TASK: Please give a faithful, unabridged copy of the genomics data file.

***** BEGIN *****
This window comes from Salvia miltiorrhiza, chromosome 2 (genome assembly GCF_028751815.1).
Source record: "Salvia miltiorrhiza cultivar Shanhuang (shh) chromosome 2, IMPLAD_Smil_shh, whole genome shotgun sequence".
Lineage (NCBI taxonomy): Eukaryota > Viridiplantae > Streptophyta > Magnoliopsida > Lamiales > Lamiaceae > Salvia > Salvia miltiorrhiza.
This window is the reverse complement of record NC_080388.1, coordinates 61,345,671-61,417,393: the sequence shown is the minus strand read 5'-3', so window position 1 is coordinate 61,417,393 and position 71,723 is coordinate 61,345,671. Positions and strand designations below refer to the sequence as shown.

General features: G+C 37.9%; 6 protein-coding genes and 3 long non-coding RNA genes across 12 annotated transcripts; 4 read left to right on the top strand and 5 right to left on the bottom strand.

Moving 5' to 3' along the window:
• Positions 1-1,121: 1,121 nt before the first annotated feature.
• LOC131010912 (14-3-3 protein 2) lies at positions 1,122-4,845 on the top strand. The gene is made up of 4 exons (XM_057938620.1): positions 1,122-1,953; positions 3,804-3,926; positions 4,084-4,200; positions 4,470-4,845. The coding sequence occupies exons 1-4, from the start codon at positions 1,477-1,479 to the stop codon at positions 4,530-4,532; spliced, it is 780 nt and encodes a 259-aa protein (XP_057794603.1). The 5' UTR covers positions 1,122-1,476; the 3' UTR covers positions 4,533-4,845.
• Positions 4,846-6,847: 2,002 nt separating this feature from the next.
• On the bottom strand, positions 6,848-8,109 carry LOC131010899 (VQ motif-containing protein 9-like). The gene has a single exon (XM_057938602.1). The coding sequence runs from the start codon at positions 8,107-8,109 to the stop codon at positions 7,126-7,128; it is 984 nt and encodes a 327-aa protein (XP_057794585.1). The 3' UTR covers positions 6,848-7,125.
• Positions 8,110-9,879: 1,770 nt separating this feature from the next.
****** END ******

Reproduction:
This window comes from Salvia miltiorrhiza, chromosome 2 (genome assembly GCF_028751815.1).
Source record: "Salvia miltiorrhiza cultivar Shanhuang (shh) chromosome 2, IMPLAD_Smil_shh, whole genome shotgun sequence".
Lineage (NCBI taxonomy): Eukaryota > Viridiplantae > Streptophyta > Magnoliopsida > Lamiales > Lamiaceae > Salvia > Salvia miltiorrhiza.
This window is the reverse complement of record NC_080388.1, coordinates 61,345,671-61,417,393: the sequence shown is the minus strand read 5'-3', so window position 1 is coordinate 61,417,393 and position 71,723 is coordinate 61,345,671. Positions and strand designations below refer to the sequence as shown.

General features: G+C 37.9%; 6 protein-coding genes and 3 long non-coding RNA genes across 12 annotated transcripts; 4 read left to right on the top strand and 5 right to left on the bottom strand.

Moving 5' to 3' along the window:
• Positions 1-1,121: 1,121 nt before the first annotated feature.
• LOC131010912 (14-3-3 protein 2) lies at positions 1,122-4,845 on the top strand. The gene is made up of 4 exons (XM_057938620.1): positions 1,122-1,953; positions 3,804-3,926; positions 4,084-4,200; positions 4,470-4,845. The coding sequence occupies exons 1-4, from the start codon at positions 1,477-1,479 to the stop codon at positions 4,530-4,532; spliced, it is 780 nt and encodes a 259-aa protein (XP_057794603.1). The 5' UTR covers positions 1,122-1,476; the 3' UTR covers positions 4,533-4,845.
• Positions 4,846-6,847: 2,002 nt separating this feature from the next.
• On the bottom strand, positions 6,848-8,109 carry LOC131010899 (VQ motif-containing protein 9-like). The gene has a single exon (XM_057938602.1). The coding sequence runs from the start codon at positions 8,107-8,109 to the stop codon at positions 7,126-7,128; it is 984 nt and encodes a 327-aa protein (XP_057794585.1). The 3' UTR covers positions 6,848-7,125.
• Positions 8,110-9,879: 1,770 nt separating this feature from the next.